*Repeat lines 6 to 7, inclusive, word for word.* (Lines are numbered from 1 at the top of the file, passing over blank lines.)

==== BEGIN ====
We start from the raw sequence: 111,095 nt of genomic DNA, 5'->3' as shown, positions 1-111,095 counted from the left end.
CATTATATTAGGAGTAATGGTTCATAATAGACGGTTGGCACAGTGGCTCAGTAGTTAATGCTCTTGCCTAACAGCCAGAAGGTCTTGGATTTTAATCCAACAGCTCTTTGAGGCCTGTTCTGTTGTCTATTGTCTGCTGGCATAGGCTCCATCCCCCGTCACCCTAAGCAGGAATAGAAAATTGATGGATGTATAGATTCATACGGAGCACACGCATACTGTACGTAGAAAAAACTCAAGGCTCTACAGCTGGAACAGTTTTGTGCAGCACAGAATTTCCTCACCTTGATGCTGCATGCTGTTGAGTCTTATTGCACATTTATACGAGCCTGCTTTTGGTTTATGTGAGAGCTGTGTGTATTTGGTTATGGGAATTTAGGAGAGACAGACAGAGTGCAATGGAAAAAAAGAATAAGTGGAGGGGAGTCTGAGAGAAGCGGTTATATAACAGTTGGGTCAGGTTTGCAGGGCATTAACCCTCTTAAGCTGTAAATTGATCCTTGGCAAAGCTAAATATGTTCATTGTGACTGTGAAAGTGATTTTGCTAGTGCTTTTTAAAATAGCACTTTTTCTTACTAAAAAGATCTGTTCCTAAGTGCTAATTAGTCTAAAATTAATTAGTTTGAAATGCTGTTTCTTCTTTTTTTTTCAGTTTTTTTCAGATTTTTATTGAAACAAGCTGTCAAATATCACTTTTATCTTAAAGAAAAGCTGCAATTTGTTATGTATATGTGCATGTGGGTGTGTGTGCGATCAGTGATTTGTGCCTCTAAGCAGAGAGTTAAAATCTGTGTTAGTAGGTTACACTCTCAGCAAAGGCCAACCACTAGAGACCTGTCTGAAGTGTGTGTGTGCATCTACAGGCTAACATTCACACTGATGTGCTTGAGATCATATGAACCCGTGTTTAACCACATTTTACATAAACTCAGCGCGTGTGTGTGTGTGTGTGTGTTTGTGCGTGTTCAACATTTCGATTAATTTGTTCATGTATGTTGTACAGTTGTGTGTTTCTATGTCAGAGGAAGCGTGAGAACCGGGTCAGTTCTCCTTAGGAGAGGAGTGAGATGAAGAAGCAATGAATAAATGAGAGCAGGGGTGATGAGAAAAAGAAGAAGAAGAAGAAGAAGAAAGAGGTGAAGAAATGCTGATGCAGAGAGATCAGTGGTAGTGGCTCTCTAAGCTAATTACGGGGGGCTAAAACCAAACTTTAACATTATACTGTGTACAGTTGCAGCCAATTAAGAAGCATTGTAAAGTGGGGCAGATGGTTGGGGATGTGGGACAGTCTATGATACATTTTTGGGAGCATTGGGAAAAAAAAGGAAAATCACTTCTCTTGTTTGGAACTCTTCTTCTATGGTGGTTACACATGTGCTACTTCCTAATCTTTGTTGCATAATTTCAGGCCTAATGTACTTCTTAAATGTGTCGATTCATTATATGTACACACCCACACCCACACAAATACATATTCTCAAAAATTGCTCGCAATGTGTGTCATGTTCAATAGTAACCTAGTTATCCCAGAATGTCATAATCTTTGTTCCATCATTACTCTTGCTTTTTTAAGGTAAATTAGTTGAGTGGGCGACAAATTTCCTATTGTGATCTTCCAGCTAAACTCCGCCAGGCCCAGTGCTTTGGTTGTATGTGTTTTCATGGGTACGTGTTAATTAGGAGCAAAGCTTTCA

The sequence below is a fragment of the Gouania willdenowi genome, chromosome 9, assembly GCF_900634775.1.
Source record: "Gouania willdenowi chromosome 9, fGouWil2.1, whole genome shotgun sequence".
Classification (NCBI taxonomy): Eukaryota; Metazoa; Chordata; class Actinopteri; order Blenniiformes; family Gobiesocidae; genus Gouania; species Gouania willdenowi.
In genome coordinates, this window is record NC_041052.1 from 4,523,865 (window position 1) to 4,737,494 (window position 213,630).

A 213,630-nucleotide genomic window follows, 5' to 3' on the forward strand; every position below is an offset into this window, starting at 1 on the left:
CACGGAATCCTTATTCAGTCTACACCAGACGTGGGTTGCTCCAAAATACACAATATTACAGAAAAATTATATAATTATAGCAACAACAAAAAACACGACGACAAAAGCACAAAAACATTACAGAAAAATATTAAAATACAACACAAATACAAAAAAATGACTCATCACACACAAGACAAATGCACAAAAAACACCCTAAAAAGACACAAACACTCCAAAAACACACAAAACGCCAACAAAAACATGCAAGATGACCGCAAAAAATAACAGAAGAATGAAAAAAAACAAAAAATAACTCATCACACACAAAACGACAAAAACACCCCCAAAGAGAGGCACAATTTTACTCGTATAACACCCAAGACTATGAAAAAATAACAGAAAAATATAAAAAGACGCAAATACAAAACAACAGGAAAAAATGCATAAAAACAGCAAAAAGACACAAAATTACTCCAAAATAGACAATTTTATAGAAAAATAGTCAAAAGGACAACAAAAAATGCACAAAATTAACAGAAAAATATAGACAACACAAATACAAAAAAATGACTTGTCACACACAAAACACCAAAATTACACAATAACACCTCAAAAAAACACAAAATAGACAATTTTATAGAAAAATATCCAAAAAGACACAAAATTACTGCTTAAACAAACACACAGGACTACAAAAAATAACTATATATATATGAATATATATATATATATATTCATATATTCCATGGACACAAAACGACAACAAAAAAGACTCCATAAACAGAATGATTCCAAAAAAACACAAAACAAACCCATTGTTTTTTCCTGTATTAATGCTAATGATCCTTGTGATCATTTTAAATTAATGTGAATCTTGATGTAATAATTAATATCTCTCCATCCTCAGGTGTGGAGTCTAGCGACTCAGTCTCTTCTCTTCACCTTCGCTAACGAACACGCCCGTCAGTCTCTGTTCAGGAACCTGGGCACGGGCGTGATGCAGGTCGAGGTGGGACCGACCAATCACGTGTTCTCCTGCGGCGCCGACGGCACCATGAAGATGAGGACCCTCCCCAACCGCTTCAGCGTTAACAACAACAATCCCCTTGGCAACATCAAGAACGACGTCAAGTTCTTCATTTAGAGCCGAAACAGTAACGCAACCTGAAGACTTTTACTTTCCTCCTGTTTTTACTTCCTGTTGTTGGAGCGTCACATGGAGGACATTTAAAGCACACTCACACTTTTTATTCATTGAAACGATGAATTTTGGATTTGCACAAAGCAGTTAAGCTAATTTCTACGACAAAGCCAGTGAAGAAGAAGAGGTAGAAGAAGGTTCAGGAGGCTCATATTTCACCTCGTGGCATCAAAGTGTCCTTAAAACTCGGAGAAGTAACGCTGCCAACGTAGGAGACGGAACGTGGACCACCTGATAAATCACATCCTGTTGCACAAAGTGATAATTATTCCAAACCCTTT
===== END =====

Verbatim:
In genome coordinates, this window is record NC_041052.1 from 4,523,865 (window position 1) to 4,737,494 (window position 213,630).

A 213,630-nucleotide genomic window follows, 5' to 3' on the forward strand; every position below is an offset into this window, starting at 1 on the left: